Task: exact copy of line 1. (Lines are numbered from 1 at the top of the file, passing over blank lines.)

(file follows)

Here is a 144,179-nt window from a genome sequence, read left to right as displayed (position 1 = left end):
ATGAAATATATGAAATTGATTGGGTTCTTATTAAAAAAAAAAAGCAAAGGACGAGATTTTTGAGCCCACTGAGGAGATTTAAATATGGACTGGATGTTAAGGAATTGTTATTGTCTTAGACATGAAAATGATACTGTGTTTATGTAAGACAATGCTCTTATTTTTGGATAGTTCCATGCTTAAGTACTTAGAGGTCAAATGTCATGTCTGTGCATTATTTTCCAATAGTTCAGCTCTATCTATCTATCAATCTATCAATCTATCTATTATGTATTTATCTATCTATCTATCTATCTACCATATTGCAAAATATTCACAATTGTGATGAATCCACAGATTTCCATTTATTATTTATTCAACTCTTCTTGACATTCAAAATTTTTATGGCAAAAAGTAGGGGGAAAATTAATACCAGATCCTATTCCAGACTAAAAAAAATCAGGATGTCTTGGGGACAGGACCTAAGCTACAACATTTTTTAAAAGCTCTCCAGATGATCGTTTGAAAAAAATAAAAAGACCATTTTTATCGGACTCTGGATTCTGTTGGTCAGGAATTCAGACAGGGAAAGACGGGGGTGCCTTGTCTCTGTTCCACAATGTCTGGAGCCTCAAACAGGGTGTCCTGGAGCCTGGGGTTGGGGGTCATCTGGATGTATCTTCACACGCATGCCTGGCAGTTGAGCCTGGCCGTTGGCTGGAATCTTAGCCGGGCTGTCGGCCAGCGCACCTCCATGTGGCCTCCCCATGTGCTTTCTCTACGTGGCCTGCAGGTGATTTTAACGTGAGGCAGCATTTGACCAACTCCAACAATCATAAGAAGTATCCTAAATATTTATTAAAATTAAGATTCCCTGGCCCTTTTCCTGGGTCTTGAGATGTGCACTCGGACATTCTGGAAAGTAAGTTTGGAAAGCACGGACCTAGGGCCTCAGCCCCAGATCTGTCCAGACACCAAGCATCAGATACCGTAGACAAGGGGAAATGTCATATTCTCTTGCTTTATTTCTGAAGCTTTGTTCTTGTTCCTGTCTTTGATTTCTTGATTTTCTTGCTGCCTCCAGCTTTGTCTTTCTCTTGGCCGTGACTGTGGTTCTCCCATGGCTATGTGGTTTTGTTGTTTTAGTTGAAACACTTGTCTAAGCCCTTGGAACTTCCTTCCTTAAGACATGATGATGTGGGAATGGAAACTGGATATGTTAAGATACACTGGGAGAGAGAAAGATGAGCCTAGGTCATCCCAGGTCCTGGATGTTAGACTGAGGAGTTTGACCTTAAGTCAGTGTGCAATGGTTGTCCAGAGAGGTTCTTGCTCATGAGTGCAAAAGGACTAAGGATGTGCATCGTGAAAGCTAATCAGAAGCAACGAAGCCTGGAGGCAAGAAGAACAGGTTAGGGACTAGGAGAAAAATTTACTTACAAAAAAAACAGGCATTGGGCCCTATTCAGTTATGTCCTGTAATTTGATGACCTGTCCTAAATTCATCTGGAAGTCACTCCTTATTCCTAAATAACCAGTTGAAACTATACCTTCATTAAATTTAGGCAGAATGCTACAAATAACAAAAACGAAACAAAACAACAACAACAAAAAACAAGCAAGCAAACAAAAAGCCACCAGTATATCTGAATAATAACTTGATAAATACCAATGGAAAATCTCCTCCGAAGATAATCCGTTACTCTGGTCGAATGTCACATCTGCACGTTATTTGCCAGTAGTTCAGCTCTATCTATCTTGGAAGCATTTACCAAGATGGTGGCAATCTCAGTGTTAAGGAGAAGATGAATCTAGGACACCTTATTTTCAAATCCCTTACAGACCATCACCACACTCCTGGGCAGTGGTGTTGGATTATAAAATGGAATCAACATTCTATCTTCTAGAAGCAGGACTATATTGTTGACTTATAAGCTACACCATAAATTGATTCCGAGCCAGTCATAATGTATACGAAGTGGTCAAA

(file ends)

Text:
Here is a 144,179-nt window from a genome sequence, read left to right as displayed (position 1 = left end):